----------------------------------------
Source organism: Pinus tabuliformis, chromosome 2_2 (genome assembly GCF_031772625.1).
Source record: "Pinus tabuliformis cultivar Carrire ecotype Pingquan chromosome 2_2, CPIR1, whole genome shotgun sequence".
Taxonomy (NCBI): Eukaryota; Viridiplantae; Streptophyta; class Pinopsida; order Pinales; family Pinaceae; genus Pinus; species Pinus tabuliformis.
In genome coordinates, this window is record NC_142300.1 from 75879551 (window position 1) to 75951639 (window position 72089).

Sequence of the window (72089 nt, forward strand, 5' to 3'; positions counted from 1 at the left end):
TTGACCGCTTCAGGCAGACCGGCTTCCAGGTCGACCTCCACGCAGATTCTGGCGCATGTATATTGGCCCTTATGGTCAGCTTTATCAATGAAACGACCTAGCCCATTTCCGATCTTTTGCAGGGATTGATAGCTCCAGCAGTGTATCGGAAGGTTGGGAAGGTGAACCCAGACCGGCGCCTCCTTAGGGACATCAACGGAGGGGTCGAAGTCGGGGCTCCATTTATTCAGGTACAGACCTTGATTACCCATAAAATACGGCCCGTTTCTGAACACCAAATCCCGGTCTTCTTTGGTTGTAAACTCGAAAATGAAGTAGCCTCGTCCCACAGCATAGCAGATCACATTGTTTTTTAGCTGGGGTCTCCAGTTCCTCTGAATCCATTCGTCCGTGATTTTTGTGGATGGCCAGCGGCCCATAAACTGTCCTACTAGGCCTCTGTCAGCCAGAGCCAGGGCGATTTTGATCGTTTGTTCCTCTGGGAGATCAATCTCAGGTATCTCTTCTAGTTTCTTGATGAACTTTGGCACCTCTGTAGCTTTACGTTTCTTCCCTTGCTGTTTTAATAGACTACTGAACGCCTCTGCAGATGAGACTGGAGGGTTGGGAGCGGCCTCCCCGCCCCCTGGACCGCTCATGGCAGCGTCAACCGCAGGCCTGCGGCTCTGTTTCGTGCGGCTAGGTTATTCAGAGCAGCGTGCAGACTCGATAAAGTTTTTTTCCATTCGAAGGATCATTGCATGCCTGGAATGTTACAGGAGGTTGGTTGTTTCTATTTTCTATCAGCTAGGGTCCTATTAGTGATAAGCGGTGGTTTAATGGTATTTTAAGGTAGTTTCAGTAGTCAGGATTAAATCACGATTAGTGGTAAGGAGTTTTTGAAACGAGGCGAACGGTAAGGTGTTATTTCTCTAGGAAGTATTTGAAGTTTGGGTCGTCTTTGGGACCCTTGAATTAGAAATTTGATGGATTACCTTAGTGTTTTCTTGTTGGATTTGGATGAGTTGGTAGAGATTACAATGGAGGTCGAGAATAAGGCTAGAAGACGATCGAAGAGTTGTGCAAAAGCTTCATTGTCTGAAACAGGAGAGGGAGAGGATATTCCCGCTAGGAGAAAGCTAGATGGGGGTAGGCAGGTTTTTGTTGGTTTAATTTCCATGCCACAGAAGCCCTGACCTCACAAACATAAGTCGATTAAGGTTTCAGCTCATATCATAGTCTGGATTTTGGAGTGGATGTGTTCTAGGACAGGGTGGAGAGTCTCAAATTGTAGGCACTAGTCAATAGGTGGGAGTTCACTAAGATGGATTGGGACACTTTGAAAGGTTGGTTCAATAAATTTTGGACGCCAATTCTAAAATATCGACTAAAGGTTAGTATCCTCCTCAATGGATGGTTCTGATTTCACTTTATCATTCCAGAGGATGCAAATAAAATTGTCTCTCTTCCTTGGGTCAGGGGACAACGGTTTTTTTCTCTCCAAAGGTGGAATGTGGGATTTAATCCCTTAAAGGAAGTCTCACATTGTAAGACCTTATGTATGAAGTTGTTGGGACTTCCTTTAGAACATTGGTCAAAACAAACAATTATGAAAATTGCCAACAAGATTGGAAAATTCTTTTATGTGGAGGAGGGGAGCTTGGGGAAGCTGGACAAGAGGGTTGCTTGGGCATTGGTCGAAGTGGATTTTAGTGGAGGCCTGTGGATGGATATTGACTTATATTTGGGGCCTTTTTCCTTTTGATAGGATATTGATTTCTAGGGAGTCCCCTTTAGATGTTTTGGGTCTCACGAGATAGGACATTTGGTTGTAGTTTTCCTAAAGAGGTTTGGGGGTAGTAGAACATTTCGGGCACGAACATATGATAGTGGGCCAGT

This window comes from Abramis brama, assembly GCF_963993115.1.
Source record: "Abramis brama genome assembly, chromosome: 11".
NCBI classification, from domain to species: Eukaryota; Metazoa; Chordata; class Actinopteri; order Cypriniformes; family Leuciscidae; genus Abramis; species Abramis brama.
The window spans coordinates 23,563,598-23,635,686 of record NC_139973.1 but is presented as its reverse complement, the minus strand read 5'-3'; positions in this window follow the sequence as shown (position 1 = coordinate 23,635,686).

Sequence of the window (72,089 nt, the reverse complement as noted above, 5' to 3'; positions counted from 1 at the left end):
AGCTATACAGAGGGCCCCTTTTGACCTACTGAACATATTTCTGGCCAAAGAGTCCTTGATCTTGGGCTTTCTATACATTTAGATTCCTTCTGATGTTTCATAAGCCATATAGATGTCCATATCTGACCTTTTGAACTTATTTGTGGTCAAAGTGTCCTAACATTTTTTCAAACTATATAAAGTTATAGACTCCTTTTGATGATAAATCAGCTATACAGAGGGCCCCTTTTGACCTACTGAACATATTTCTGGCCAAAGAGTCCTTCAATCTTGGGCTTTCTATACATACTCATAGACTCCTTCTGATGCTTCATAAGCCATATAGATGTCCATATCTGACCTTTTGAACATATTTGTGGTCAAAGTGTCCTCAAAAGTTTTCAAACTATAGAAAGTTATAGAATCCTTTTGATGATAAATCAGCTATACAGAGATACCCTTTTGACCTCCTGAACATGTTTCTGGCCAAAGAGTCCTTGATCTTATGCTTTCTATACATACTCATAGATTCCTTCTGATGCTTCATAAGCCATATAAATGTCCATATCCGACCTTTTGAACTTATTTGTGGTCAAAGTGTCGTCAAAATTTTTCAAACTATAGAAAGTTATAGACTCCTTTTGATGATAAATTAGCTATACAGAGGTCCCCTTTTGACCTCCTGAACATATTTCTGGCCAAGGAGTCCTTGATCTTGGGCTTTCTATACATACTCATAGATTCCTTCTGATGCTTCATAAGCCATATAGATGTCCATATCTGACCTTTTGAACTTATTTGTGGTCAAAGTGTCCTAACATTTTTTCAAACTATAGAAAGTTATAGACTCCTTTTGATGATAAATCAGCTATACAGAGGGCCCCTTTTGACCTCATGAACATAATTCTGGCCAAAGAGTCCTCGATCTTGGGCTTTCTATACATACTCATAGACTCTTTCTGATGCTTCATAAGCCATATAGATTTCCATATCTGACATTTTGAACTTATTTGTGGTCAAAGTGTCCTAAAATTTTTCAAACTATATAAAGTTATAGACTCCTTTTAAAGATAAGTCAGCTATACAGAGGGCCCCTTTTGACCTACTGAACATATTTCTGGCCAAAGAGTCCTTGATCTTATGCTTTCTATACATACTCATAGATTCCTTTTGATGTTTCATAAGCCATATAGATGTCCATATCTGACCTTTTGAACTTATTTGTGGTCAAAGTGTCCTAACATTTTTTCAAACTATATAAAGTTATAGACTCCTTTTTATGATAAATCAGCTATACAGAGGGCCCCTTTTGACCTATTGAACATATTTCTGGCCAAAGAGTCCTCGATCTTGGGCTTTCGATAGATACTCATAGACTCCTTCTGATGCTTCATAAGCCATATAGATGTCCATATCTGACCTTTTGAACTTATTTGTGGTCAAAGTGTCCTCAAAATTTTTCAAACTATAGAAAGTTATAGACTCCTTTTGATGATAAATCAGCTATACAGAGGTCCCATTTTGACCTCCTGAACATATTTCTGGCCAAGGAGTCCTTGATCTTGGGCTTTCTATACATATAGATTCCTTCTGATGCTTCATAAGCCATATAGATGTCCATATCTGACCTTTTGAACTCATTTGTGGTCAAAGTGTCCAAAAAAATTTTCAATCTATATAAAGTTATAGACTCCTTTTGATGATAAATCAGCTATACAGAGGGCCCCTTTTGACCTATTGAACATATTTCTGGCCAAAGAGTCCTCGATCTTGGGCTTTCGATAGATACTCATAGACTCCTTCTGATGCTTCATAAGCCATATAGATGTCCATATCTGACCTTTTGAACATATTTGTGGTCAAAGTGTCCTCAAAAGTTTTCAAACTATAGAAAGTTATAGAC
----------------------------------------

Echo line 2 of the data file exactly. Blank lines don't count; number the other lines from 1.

Source record: "Pinus tabuliformis cultivar Carrire ecotype Pingquan chromosome 2_2, CPIR1, whole genome shotgun sequence".